Five things to know about Roth IRA distributions

Bill Cass, CFP®, CPWA®

Bill Cass, CFP®, CPWA®, 10/12/22


Though Roth IRAs have been available for 25 years, they have historically comprised a very small portion of overall IRA assets held by individuals.

That is, until recent years.

Roth IRA assets rose to $1.3 trillion in 2021 from $660 billion in 2015, according to the Investment Company Institute. In total, 27 million households owned a Roth IRA in 2021.

Over the past decade, the use of Roth accounts has grown for several reasons.

First, more investors have access to Roth accounts through designated Roth accounts in employer-sponsored retirement plans. Also, since 2010, Roth conversions have been available to all taxpayers, regardless of income level. With the threat of higher tax rates in the future, taxpayers are interested in the tax-free income generated by Roth accounts. For this reason, it’s critical to understand the rules around withdrawing funds from Roth accounts to avoid taxes and early withdrawal penalties.

Key points to consider about Roth distributions

1. Order of withdrawals

Unlike other areas of the tax code where distributions from certain retirement accounts or annuities consist of a pro-rata portion of income and contributions, the order of withdrawals from Roth IRAs differs. Distributions from Roth IRAs consist of contributions first, conversions (oldest to most recent) next, and finally earnings. Contributions can be withdrawn at any time, free of taxes and penalty.

2. “Qualified” Roth distributions are free of taxes and penalty

To be considered qualified, a distribution from a Roth account must meet BOTH of these criteria:

  • Be established for at least five years AND
  • Meet one of these conditions – the account owner must reach age 59½, or the withdrawal is the result of death, disability, or first-time home purchase (up to $10,000)
All other distributions are considered non-qualified, for which taxes and a 10% early withdrawal penalty may apply.

3. There are additional exceptions to avoid the 10% early withdrawal penalty

In addition to the exceptions discussed above (age 59 ½, death, disability, first time home purchase), non-qualified distributions can avoid the 10% penalty (but earnings are taxable) if one of these exceptions apply:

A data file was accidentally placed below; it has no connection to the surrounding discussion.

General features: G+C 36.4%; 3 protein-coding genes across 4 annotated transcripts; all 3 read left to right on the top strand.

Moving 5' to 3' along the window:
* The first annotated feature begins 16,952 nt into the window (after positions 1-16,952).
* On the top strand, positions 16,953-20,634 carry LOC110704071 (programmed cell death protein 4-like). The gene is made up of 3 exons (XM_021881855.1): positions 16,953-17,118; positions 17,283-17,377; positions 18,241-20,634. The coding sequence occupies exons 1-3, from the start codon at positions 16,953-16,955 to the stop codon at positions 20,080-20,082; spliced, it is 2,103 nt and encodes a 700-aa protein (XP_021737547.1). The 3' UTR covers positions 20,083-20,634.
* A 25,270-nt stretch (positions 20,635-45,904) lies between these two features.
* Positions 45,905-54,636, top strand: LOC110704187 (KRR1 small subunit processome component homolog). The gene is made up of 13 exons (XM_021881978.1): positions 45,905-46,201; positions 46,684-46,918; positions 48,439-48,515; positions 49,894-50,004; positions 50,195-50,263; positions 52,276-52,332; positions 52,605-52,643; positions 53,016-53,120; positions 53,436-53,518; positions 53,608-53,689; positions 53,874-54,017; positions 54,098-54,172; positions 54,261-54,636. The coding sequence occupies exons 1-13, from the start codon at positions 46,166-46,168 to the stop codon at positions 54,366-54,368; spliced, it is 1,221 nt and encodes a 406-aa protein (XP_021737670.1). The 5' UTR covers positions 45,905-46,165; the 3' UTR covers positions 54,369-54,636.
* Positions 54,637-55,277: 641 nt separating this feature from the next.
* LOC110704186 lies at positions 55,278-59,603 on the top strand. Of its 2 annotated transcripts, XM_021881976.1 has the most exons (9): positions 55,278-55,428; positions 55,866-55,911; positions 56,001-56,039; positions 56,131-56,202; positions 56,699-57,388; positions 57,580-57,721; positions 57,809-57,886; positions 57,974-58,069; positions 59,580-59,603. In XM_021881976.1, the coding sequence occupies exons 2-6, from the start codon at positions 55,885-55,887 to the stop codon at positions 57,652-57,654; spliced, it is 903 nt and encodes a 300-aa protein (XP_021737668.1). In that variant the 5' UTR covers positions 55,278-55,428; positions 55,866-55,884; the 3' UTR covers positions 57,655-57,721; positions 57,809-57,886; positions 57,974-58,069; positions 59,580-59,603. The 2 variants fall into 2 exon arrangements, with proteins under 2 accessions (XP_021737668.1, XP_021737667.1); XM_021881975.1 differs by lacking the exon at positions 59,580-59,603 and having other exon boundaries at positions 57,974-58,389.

• Qualified higher education expenses
  • Substantial equal period payments (SEPP), also referred to as 72(t) distributions
  • Unreimbursed medical expenses that exceed 7.5% of adjusted gross income (AGI)
  • Health insurance premiums if unemployed
  • Qualified reservist distribution
  • Qualified birth or adoption expenses (up to $5,000)
4. How the five-year clock applies for qualified distributions

For Roth IRA contributions, the five-year period is based on the tax year when the first contribution applies, dated back to the beginning of the year. For example, assume John made a contribution on March 1 for the prior tax year. The five-year clock would start on January 1 of the previous year. For those with multiple Roth IRAs, the clock is based on when the first contribution occurred. For conversions, each will have its own five-year clock. However, if the owner has reached age 59½, for example, as long as the oldest conversion occurred at least five years ago, the distribution would be considered qualified (even if there are other conversions that occurred less than five years ago).* The separate five-year clock that applies specifically to conversions determines whether a non-qualified distribution of converted funds without an exception is subject to a 10% early withdrawal penalty. Within employer retirement plans, designated Roth accounts each have their own five-year clock. When a Roth 401(k) is rolled into a Roth IRA, the clock resets to zero, unless the individual has already established a Roth IRA.

5. Required distributions ARE required for some Roth accounts

One of the benefits of a Roth IRA is the ability to avoid required minimum distributions upon reaching age 72. However, due to a quirk in the tax code, required distributions must be made from designated Roth accounts (i.e., a Roth 401(k)). Plan participants with balances in a Roth 401(k) will want to roll those amounts over to a Roth IRA before reaching age 72.

Seek expert advice

It’s important for investors to work with a tax consultant or financial professional who has knowledge of their personal financial situation. The rules around taking withdrawals from Roth IRAs are complex. To avoid taxes and penalties, it is important that taxpayers understand the rules and the specific timing and deadlines. Roth IRAs may be a helpful hedge against future higher tax rates, but only if they are managed wisely.

For more details on Roth IRAs and conversions, read our investor education piece, “Converting a traditional IRA to a Roth IRA.” For more information on Roth distributions, read this article, “Distributions from Individual Retirement Arrangements (IRAs).”

*Assumes account owner did not make any Roth IRA contributions previously.

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